This is all to say that when you saw The Force Awakens, and you saw Rey wield the weapon of a Jedi Knight, a part of you inside that had been starving suddenly knew what it was like to be fed. And then The Last Jedi served up a fascinating banquet that made you feel seen, made you feel welcome. And then the trailer for The Rise of Skywalker came out and there was Rey holding a lightsaber again, and you did something really stupid and you tweeted about how happy that made you.
You got added to a Twitter moment, the most ironic of all punishments for tweeting, because it leads to so many fun strangers wanting to Tell You Things. (You are so sick of guys bringing up Ahsoka Tano, by the way. Yes, she’s a great character — A. Singular. Great. Character, in a series that has maybe a quarter of the impact that a live-action blockbuster film has on pop culture. Next up: “Why should there be any more black people in Star Wars? Lando’s already there!”)
Again: All you ever want is for Star Wars to be good. You have loved it your entire life, after all. Unconditional love, however, is not blind love. All you ever want is for Star Wars to be good. And sometimes, you want it to be better.
So you sit down to watch The Mandalorian on Disney+ this week, and you want to love it for so many reasons. You love the ways in which the franchise is looking beyond the Skywalker Saga to explore this universe. (Again, it’s not that you don’t like Clone Wars, and really you should finish watching it now that it’s also on Disney+, especially because apparently Ahsoka Tano is a great character.) You love the casting choices (please, God, let there eventually be a scene where Carl Weathers gets his stew going), and you love the inclusive filmmakers working behind the scenes.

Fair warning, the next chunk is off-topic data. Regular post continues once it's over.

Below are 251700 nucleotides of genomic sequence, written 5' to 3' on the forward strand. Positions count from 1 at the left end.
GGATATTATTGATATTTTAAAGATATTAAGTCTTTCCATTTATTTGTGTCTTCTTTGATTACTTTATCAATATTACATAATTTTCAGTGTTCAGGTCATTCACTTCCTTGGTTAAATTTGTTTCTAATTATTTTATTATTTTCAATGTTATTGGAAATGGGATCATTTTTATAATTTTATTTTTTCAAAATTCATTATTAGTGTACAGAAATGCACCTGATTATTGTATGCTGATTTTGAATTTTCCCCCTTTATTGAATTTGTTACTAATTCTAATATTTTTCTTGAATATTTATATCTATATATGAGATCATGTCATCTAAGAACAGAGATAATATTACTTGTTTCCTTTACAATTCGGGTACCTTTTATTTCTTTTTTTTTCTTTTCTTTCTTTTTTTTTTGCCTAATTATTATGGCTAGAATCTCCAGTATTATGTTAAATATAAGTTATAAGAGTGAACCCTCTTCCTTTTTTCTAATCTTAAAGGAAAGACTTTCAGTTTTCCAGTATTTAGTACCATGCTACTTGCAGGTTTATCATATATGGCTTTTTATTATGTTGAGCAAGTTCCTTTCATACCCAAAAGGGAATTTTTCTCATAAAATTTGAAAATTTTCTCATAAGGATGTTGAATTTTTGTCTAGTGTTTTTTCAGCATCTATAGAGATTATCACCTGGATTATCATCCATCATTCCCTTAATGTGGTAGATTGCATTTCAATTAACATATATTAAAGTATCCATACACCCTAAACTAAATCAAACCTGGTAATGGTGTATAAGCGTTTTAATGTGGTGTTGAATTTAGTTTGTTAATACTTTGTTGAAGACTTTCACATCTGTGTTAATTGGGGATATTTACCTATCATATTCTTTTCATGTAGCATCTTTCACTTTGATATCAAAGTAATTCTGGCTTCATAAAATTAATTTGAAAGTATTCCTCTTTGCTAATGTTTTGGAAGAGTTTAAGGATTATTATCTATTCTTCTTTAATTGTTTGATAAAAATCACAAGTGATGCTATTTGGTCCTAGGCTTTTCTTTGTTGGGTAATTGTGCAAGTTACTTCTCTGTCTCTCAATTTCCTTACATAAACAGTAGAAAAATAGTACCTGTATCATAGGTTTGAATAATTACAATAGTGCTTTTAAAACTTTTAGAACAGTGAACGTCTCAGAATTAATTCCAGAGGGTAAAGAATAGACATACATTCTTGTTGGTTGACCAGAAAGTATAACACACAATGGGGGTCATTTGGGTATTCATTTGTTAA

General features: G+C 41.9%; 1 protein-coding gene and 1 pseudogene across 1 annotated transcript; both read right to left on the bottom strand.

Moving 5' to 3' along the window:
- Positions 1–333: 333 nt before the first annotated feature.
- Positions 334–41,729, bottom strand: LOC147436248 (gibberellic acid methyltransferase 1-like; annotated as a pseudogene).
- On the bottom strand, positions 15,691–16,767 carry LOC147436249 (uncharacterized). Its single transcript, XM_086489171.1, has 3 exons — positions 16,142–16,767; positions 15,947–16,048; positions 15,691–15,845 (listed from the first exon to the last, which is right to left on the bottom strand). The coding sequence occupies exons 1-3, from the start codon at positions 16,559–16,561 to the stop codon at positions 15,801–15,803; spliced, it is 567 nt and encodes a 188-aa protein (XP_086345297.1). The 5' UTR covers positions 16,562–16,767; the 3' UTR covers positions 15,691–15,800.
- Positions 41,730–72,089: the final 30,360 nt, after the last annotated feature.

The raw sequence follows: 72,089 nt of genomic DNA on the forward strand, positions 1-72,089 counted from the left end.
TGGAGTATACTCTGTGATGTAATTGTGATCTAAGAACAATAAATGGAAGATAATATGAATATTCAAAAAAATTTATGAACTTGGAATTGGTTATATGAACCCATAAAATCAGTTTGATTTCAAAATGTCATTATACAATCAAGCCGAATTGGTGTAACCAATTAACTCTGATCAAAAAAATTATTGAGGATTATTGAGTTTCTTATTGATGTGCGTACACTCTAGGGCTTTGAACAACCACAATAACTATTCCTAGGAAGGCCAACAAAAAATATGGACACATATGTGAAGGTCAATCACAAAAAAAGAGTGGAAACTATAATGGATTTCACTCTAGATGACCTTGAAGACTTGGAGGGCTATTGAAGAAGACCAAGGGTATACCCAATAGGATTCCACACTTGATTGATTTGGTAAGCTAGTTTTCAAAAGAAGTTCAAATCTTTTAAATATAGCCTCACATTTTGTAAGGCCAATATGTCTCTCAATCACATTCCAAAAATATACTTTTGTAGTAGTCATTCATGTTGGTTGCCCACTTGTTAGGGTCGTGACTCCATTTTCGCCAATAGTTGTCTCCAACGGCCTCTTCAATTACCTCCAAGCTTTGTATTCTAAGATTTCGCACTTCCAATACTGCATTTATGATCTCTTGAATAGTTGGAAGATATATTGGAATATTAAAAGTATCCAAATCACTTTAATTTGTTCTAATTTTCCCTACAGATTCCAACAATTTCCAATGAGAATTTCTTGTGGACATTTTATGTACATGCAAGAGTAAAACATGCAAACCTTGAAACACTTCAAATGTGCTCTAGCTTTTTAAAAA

You also know that this show isn’t called The Mandalorian and His Merry Band of Inclusive Pals.
And then you watch it, and you’re enjoying it... and then 20 minutes in, a woman speaks, and you realize that she’s the first woman to speak in the entire episode. And then you get to the end credits, and you see that character, voiced by Emily Swallow, is listed as “Armorer,” and she’s the only damn woman to speak in the entire episode.
You watch Episode 2, and, no spoilers, but while it’s great, it definitely doesn’t fix that problem. When you look up the show’s upcoming credits, you are reminded that there are some really exciting actors coming up, including Gina Carano and Ming-Na Wen and Natalia Tena. (You had a vague memory of this being the case, but you had also been trying to avoid learning anything about the show prior to its premiere, because you savor experiencing the thrill of a fresh new narrative, whenever you can manage it.)
You’re sure they’re going to play badass characters, and even if they’re not the focus of the story, you also know that this show isn’t called The Mandalorian and His Merry Band of Inclusive Pals. It may be set in a galaxy far, far away, but the damn thing is a Western, after all, and The Man With No Name always rode solo.
You know all this, because you think about tweeting something, and then you think about what kind of response you’ll get, reasonable or otherwise... and so you don’t. It’s exhausting, after all. You have decades of this frustration inside you, whetted just a tad by the fact that things are supposed to be better now, not just for Star Wars but in general, and you are exhausted by it.
So instead you write something very long and personal in the second person, because you happen to have a couple of spare hours this morning while waiting on emails, and what the hell, why not shout, just a little bit, about how all you want is for Star Wars to be good, and The Mandalorian is good, and that’s fantastic news...
...it’s just that when you’ve been hungry for decades, it sometimes seems impossible that you’ll ever feel full.